Georges Simenon’s Maigret Season 1 (Kino Lorber, NR)

Jules Maigret, Detective Chief Superintendant of the Paris Brigade Criminelle, made his first public appearance in 1931, courtesy of Georges Simenon’s novel Pietr-le-Letton (Pietr the Latvian). Simenon would go on to write 74 more Maigret novels as well as 28 short stories featuring the commissaire, who would also appear in numerous film and television adaptations. One of the classics among the latter was the BBC series which aired from 1960 to 1963, with Rupert Davies in the title role. No less an expert than Simenon himself approved of casting Davies in the role, proclaiming that he was “the flesh and bones of Maigret!”

Unfortunately, the BBC series, which ran for 52 episodes, has been unavailable for years due to the nature of the source material. The episodes were originally preserved only as tele-recordings, a.k.a. kinescopes (images made by recording a live broadcast directly from a television screen), resulting in a less than ideal picture quality. The episodes in this release have been remastered in high definition, with electronic correction used to remove as much combing, static dirt, jitter, and unsteadiness, as possible but no amount of processing can create an image as sharp and clear as what we would expect with a series produced today. Still, the episodes look much better than unprocessed kinescopes, and you can easily learn to look past the faults in the images to enjoy the unfussy storytelling, committed acting performances, and efficient production of these episodes. A special bonus is the expert use of Parisian locations to complement the studio work, making the episodes at times resemble films more than set-bound television productions.

I don’t know what British TV was like in the early 1960s, but these episodes feel much more daring that what was available on American TV at the time. The first episode, “Murder in Montmartre,” for instance, presents a gritty and fairly harsh view of the lives of those who live and work in that district—it’s not the scrubbed-up Bohéme of merry “starving artists” but a distinctly non-glamourous and cruel place where the weak are victimized, drug and alcohol use harms people, and doctors can be downright creepy. There’s also more flesh on display than you might expect given the time, although nothing that should really shock anyone today. Maybe having the series set in France gave the producers more leeway than they would have enjoyed for a British-set series, or maybe the Brits were just more mature in that regard than Americans at the time.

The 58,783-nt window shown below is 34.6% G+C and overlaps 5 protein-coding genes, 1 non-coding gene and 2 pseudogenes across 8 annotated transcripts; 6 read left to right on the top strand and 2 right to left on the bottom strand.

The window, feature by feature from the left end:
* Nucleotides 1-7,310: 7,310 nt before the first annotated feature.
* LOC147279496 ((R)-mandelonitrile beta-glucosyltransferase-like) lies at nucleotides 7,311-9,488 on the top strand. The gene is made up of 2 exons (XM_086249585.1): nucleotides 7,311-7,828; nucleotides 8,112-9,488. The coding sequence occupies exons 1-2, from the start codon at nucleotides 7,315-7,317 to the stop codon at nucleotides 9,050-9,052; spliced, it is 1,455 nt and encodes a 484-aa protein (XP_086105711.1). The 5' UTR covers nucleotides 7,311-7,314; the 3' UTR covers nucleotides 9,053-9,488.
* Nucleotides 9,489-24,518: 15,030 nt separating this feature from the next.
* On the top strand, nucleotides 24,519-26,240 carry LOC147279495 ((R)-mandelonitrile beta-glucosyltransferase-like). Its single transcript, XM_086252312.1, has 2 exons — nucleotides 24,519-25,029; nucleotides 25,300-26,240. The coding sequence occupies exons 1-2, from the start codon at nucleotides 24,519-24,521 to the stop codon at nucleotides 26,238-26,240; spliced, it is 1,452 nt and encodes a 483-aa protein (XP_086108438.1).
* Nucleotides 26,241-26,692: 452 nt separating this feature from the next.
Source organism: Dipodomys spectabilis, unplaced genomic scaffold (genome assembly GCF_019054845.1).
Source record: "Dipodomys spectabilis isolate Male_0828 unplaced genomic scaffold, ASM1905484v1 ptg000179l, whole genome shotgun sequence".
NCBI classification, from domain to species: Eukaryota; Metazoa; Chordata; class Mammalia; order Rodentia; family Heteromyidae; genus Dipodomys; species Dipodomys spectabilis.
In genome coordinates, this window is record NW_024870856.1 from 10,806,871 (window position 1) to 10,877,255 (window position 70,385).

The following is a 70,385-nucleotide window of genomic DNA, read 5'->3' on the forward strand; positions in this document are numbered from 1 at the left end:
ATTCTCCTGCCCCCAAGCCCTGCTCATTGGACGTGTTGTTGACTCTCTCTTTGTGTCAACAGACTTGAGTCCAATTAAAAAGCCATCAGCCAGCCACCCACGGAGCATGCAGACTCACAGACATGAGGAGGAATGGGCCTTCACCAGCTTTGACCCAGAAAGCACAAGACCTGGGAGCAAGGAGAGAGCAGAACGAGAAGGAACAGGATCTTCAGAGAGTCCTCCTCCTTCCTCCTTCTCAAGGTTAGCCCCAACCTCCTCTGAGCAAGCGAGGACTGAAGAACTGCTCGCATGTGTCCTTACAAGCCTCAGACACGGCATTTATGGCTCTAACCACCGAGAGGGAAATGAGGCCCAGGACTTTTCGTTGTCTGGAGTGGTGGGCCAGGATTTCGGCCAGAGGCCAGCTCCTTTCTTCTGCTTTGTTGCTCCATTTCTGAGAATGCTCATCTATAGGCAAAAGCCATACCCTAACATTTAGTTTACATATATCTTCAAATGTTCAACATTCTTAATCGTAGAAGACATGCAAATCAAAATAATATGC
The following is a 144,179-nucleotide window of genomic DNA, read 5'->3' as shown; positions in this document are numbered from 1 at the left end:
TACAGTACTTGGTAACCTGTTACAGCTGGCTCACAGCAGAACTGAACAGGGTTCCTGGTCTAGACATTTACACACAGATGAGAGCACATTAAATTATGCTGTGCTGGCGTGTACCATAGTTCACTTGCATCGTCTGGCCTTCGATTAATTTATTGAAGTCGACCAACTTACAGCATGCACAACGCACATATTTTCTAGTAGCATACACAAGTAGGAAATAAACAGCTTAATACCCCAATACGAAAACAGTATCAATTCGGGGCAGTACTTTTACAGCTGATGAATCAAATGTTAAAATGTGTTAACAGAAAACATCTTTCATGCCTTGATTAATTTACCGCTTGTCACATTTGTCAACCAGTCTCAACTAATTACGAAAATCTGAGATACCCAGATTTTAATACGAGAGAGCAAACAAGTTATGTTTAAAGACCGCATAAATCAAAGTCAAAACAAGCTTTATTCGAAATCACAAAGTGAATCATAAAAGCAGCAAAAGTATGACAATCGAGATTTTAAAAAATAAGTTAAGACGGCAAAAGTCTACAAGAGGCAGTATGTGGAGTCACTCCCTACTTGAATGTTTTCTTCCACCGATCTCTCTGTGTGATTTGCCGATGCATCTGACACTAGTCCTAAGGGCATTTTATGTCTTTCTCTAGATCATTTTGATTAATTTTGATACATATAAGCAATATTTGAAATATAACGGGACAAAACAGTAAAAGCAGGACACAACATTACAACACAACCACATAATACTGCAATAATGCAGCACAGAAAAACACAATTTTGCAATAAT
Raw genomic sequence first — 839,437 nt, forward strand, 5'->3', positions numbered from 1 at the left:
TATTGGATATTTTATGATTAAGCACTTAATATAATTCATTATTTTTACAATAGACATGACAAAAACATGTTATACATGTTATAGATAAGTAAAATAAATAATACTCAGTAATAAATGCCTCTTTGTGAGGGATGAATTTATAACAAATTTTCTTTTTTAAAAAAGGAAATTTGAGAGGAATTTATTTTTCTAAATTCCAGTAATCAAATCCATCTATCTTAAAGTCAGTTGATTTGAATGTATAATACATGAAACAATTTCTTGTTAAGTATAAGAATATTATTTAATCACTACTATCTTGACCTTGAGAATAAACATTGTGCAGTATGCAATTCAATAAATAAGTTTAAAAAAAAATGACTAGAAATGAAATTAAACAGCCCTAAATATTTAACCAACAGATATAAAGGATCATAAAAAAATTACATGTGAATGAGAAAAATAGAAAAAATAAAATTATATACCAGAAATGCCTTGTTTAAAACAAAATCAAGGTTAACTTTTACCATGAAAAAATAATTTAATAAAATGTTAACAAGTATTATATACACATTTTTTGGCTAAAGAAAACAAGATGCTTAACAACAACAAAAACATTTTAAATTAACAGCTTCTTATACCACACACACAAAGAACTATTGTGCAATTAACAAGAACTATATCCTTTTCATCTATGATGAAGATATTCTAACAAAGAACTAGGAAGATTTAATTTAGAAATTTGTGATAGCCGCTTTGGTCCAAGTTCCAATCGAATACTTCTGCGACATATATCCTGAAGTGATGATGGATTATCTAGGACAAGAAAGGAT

The series presents a cerebral approach to police work—a minimum of violence, a maximum of psychological insight and ratiocination. Maigret himself is not given to displays of emotion, but he’s essentially a kind person who takes his job seriously and wants to do the right thing. The result is a series that remains calm and reassuring without looking away from the harsher aspects of life. Each episode is self-contained and based on a single Simenon work; you can find a key matching episodes and their literary sources here.

Maigret’s primary colleagues at work are Lucas (Ewen Solon) and Lapointe (Neville Jason), while Madame Maigret (Helen Shingler) holds down the fort at home. The series features a variety of guest stars as well, and the characters portrayed include a wide range of types (i.e., they’re not all Hollywood pretty). Sixteen different directors worked on the series, along with 10 different writers, but you wouldn’t know it since the series achieves a uniform feel from episode to episode. The series music was written by Ron Grainer, including an accordian-tinged theme that immediately signals Paris to the viewer, and which won Grainer the 1962 Ivor Novello award. | Sarah Boslaugh

Georges Simenon’s Maigret Season 1, consisting of 13 episodes of about 55 minutes each, is distributed on Blu-ray by Kino Lorber. Since these were made for the BBC, each episode runs straight through, with no breaks for commercials. The main extras included with the discs are a featurette on the restoration process and a liner booklet including notes on the remastering process as well as a summary and credits for each episode.

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